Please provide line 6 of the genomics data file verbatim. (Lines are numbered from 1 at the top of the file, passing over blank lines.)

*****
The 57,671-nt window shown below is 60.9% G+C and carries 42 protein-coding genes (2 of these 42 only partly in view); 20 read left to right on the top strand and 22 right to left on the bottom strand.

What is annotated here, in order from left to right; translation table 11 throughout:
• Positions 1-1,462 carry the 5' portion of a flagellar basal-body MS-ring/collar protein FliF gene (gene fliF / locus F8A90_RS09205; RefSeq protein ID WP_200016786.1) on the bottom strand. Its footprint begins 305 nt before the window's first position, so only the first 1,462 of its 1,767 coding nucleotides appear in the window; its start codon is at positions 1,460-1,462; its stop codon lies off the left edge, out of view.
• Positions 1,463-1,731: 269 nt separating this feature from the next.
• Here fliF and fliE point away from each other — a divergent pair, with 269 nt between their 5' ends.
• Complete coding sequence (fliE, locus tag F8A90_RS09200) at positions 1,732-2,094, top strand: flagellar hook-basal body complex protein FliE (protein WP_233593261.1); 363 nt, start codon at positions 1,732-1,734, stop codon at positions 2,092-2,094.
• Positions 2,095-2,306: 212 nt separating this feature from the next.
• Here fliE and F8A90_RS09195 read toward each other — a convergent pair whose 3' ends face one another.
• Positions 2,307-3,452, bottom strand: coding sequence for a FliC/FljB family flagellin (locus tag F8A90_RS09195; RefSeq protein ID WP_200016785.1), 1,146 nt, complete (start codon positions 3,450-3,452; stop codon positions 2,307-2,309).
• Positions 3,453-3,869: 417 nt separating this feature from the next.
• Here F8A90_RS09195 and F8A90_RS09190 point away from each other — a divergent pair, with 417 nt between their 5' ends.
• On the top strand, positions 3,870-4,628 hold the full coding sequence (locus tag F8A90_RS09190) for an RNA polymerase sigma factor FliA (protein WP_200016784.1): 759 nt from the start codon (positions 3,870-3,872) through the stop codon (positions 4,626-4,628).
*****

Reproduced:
• Complete coding sequence (fliE, locus tag F8A90_RS09200) at positions 1,732-2,094, top strand: flagellar hook-basal body complex protein FliE (protein WP_233593261.1); 363 nt, start codon at positions 1,732-1,734, stop codon at positions 2,092-2,094.